October 19, 2018

Bankruptcy Court: Plaintiffs Justifiably Relied upon False Statements of Defendants when Entering into Stipulation

The U.S. Bankruptcy Court for the District of Colorado issued its opinion in In re Reeves (Rayner v. Reeves) on Tuesday, June 21, 2011.

11 U.S.C. Section 523(a)(2)(A).

Plaintiffs settled a lawsuit in state court which, as part of the settlement, the Defendant assured the Plaintiff that: (a) he did not have total assets whose value exceeded the exemption statutes allowance; (b) he did not transfer assets outside the ordinary course of business; and (c) he did not transfer real estate to family. As part of the settlement, the Defendant agreed that if he was not telling the truth about these assertions and representations a judgment would enter against him for $100,000. After the Defendant failed to pay on the settlement, the state court concluded, after a trial on the merits, that Defendant was not telling the truth in entering into the stipulation and entered a judgment against him in the amount of $100,000.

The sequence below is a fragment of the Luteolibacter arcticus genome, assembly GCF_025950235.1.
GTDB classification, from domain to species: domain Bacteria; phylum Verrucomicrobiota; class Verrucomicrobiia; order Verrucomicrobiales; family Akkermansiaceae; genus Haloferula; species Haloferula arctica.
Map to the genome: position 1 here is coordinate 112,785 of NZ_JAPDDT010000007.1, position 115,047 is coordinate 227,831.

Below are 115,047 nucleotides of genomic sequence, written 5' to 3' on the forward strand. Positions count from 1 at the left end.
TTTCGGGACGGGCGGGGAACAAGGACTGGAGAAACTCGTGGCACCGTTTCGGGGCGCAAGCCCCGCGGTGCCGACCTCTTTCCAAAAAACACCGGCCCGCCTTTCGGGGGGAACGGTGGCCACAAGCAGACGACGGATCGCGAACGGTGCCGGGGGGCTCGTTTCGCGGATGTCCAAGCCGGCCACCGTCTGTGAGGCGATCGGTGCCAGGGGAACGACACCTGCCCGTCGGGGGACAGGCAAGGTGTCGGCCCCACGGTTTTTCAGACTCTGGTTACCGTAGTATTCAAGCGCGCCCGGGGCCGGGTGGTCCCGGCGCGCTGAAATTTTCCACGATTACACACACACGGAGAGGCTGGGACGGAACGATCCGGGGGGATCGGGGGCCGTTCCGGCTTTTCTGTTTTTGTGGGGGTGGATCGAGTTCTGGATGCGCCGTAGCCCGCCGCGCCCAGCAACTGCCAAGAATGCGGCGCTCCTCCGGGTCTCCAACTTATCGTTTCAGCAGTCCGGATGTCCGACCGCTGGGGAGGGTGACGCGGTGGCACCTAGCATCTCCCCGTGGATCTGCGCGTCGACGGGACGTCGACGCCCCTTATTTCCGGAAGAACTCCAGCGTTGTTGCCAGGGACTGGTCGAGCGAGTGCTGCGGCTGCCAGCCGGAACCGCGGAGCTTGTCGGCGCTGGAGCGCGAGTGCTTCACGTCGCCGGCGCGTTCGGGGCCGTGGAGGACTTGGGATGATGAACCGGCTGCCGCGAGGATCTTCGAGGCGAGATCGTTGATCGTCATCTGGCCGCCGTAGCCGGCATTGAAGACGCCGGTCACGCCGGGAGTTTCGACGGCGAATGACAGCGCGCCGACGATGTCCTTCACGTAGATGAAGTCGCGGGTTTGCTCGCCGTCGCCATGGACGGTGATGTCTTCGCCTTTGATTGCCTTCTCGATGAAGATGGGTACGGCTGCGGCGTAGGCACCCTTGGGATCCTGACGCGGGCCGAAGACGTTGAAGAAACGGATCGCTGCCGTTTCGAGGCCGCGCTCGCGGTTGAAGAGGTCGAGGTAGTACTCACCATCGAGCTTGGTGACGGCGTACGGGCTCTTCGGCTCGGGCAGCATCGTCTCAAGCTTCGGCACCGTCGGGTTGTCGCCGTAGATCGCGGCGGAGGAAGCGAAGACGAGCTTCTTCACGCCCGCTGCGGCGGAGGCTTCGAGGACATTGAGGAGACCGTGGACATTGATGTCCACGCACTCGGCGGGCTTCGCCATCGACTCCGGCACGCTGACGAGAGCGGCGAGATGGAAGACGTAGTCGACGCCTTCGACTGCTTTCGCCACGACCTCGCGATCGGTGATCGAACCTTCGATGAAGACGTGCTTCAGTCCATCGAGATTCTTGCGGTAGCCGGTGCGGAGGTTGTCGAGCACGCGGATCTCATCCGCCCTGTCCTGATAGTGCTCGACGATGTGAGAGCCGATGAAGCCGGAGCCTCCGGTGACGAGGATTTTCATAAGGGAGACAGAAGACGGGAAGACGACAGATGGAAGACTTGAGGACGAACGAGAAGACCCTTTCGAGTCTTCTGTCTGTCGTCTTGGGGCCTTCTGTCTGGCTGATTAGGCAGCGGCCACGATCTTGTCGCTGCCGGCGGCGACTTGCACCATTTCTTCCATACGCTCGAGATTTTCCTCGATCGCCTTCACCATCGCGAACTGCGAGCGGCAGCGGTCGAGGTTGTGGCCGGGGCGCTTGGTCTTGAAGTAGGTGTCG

The Plaintiffs sought summary judgment in this dischargeability action seeking a determination that the state court’s ruling granting a judgment based on the stipulation in the amount of $100,000 should be granted issue preclusive effect. Defendant argued that because his statements were so obviously false there could have never been justifiable reliance.

The Bankruptcy Court concluded that the stipulation was entered into only after careful requests for assurance that Defendant was telling the truth about his situation. The stipulation was crafted after deliberation and negotiation. The stipulation was crafted with provisions—or sanctions—in the event the Defendant was lying. Because of these safeguards, the Court concluded that the Plaintiffs did, indeed, justifiably rely on the false statements of the Defendant.

Other published Bankruptcy Court opinions can be found here. Unpublished opinions can be found here.

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